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Fifty-three Works
Paul Sietsema [see all titles]
Mousse [see all titles] Mousse Publishing (books) [see all titles]
Paul Sietsema Fifty-three Works
Edited by Eva Fabbris.
Texts by Tim Griffin, Emiliano Battista, Eva Fabbris.
published in November 2016
English edition
21,6 x 33,5 cm (hardcover)
144 pages (color ill.)
€40.00
ISBN: 978-88-6749-244-2
EAN: 9788867492442
in stock
 
The first monograph to focus exclusively on Paul Sietsema's paintings and drawings.
With depictions of objects that invoke a sense of history, Sietsema explores how images are made and circulated today.
The book opens with a survey essay by Tim Griffin considering this central conundrum of time in the artist's work: “Sietsema outwits his epoch, perhaps, by outlasting it in execution, with his work becoming an article of the past sometimes before being seen, or recognized, in the present.” A series of texts by Emiliano Battista and Eva Fabbris address other core themes, from “circle” and “verso” to “studio” and “hand.” In the extensive plate section, fifty-three works spanning seven years are illustrated in full color. With examples from all of Sietsema's bodies of work on paper or linen, these works showcase the wide range of mark-making Sietsema not only deploys but also depicts, perpetually shifting between material registers in ink, enamel, and acrylic.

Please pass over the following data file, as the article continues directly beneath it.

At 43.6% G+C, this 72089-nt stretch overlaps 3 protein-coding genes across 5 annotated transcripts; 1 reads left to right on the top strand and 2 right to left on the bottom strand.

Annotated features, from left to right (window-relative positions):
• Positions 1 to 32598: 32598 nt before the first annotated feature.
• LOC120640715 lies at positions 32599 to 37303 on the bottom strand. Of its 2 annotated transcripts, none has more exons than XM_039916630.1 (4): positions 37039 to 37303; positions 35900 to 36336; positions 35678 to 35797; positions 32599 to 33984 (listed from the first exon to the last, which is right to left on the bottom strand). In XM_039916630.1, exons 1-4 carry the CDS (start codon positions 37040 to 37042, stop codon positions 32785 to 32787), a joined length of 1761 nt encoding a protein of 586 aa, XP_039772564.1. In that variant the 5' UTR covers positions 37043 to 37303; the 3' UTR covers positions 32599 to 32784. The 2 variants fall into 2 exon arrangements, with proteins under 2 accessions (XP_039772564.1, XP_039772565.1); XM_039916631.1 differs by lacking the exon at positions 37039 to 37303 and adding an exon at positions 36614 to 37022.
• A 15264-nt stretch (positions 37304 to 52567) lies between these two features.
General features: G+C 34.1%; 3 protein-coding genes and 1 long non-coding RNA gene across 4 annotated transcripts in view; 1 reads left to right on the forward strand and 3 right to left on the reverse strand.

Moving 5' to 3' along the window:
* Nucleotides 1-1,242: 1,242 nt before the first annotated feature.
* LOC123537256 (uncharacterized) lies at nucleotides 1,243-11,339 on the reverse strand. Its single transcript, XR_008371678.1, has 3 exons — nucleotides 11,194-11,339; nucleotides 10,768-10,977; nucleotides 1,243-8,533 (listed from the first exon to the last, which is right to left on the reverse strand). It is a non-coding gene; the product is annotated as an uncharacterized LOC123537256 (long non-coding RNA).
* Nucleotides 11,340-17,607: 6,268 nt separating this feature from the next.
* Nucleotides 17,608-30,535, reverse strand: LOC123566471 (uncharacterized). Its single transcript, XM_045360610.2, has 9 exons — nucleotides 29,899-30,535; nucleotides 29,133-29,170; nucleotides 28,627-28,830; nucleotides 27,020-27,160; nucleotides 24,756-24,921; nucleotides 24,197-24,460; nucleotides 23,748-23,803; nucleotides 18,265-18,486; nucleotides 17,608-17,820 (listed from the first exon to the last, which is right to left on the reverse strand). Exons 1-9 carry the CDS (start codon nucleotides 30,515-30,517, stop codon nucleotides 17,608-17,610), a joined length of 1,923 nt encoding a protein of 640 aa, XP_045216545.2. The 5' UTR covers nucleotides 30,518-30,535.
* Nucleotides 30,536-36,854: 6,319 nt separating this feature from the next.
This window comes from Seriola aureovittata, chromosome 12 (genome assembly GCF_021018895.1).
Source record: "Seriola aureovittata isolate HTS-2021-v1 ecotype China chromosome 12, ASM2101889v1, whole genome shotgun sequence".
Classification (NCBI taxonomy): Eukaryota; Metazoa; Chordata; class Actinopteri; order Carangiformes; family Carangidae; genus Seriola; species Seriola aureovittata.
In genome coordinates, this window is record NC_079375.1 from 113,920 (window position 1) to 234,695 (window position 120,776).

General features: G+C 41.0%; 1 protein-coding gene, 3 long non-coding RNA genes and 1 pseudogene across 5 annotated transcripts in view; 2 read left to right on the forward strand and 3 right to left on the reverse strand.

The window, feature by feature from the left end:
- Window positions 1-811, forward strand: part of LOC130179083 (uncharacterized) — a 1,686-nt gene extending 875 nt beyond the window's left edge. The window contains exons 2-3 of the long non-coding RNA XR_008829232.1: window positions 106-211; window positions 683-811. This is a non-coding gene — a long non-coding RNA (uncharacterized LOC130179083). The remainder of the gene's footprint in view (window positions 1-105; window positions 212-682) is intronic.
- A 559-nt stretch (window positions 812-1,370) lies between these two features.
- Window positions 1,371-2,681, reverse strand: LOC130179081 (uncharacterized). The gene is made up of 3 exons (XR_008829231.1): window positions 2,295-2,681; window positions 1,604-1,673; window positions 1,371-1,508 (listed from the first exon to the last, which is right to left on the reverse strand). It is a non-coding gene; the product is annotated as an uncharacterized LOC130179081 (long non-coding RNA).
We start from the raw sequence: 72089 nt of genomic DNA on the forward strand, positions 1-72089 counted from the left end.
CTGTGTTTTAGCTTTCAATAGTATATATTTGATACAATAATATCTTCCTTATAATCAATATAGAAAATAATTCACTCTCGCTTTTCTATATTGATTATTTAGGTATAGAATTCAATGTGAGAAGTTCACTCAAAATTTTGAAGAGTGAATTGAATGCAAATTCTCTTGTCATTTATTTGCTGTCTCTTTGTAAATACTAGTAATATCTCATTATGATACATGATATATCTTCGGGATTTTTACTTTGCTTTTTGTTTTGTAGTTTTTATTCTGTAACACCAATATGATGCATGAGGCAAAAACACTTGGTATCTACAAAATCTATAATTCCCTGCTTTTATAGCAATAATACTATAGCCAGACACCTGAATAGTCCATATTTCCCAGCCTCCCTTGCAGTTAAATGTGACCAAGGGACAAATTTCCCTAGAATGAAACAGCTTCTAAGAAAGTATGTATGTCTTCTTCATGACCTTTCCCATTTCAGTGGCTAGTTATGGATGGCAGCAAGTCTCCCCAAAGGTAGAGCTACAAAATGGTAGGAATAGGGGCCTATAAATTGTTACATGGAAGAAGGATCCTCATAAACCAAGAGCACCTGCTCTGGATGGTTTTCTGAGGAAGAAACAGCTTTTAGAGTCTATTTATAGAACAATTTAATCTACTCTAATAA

Paul Sietsema (born 1968 in Los Angeles, lives and works in Los Angeles and Berlin) has lately been receiving considerable attention for his films and other works. Each specific work by Paul Sietsema can be described as a formalization of the work process — the end phase or perhaps just the suspension of this process—following several years of researching, constructing and layering of the varied, often personally connoted cultural material. Thus, the durational character of films is equaled by the duration of the process of their making—a particular work ethic that informs the work's proper subject, while the motif and medium may vary. Sietsema's drawings and paintings, often realized with the use of idiosyncratic, labor-intensive techniques devised by the artist, usually involve working through existing artifacts, which serve as a starting point for series of material transformations.